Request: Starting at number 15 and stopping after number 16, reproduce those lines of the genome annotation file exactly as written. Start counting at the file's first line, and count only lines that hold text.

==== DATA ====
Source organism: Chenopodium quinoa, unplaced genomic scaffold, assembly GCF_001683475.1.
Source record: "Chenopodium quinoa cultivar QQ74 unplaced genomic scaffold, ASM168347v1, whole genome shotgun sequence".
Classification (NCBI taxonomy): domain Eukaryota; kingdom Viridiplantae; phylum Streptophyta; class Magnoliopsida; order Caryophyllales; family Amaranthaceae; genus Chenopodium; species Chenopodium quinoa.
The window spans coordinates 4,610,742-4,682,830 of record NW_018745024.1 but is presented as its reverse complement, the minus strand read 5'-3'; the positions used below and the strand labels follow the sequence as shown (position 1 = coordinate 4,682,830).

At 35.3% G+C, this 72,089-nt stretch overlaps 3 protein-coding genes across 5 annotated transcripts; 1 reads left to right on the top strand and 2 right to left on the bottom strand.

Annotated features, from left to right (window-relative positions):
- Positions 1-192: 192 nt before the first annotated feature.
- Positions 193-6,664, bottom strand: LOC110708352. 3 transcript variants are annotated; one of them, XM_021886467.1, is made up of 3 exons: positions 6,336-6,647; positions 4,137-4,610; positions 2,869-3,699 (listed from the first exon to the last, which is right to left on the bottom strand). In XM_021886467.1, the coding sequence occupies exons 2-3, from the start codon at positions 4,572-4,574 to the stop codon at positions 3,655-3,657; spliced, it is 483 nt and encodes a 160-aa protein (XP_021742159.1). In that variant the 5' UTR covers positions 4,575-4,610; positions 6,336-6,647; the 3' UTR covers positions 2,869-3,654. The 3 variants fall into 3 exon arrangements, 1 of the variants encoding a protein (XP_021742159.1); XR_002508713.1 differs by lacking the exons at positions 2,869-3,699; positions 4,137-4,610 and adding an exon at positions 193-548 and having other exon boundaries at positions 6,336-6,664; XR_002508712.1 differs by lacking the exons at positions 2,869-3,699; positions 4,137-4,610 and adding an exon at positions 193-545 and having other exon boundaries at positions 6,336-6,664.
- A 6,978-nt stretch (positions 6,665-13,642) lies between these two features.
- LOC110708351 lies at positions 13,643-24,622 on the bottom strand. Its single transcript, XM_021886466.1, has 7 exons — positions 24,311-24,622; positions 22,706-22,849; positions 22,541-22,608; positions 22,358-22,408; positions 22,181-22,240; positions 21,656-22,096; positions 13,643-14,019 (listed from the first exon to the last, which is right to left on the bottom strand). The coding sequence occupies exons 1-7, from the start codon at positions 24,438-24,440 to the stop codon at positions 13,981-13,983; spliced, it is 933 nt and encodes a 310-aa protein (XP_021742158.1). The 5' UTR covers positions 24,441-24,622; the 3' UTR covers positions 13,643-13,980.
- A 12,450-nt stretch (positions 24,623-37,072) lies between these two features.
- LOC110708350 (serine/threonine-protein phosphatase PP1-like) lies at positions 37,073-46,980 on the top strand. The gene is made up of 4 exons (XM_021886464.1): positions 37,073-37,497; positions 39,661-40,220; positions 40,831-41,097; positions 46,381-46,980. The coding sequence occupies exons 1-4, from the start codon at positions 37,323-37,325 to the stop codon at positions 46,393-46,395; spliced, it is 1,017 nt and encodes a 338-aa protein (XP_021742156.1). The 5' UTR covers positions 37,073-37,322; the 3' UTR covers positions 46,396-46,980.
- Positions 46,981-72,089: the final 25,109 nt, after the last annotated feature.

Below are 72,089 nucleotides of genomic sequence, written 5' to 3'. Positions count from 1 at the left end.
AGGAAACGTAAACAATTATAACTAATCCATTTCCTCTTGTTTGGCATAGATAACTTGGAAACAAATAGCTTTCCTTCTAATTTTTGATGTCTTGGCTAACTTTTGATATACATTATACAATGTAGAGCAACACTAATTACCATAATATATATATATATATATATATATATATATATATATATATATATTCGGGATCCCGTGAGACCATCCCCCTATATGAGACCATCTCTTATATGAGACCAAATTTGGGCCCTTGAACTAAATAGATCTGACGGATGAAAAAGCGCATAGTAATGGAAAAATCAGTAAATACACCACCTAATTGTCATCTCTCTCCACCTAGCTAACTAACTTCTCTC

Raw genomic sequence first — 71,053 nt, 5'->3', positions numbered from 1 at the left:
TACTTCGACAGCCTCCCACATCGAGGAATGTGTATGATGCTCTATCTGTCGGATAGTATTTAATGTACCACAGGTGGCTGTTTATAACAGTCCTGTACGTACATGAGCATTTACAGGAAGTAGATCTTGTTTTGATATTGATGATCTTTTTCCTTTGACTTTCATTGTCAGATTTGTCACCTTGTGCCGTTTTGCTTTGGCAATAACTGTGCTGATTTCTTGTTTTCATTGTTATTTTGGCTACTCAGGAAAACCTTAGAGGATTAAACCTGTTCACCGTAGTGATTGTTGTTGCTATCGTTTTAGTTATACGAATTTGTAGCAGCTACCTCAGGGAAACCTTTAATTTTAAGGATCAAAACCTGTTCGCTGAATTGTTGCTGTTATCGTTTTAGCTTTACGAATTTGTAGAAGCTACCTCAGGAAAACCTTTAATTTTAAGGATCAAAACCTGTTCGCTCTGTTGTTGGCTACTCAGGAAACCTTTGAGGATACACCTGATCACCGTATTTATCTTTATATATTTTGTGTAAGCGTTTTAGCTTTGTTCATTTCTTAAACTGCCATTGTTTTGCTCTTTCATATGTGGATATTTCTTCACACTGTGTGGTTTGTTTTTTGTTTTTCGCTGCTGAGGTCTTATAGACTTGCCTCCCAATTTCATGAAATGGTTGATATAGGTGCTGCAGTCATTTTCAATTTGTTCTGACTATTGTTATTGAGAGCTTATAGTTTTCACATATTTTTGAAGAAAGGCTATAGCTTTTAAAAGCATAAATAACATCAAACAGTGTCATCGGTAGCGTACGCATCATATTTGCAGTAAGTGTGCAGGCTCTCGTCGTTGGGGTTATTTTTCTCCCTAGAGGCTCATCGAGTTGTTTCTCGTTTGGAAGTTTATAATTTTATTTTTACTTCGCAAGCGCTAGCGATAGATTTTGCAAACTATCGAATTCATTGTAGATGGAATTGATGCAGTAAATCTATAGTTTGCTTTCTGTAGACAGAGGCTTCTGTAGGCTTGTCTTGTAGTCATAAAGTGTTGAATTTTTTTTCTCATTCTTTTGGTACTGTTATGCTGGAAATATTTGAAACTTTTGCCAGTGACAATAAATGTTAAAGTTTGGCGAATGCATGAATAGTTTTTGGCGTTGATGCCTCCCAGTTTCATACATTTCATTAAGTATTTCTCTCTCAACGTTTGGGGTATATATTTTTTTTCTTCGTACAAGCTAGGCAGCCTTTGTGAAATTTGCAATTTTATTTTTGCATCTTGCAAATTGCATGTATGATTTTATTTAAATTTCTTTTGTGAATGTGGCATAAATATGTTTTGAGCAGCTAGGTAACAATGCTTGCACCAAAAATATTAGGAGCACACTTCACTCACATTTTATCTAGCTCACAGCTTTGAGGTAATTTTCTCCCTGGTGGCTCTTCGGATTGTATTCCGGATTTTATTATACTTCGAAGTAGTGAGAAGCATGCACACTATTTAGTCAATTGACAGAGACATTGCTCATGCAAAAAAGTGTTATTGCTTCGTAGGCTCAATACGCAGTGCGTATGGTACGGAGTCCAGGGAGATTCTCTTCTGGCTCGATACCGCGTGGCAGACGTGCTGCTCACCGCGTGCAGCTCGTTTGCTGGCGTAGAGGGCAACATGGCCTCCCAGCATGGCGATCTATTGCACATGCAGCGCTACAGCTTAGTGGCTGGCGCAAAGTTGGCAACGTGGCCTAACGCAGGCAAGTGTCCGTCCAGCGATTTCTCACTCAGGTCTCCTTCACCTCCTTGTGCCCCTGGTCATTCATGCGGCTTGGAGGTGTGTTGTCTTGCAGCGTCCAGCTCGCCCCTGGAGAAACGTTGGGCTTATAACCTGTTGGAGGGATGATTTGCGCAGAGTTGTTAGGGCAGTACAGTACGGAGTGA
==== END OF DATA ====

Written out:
AGGAAACGTAAACAATTATAACTAATCCATTTCCTCTTGTTTGGCATAGATAACTTGGAAACAAATAGCTTTCCTTCTAATTTTTGATGTCTTGGCTAACTTTTGATATACATTATACAATGTAGAGCAACACTAATTACCATAATATATATATATATATATATATATATATATATATATATATATATTCGGGATCCCGTGAGACCATCCCCCTATATGAGACCATCTCTTATATGAGACCAAATTTGGGCCCTTGAACTAAATAGATCTGACGGATGAAAAAGCGCATAGTAATGGAAAAATCAGTAAATACACCACCTAATTGTCATCTCTCTCCACCTAGCTAACTAACTTCTCTC

Raw genomic sequence first — 71,053 nt, 5'->3', positions numbered from 1 at the left: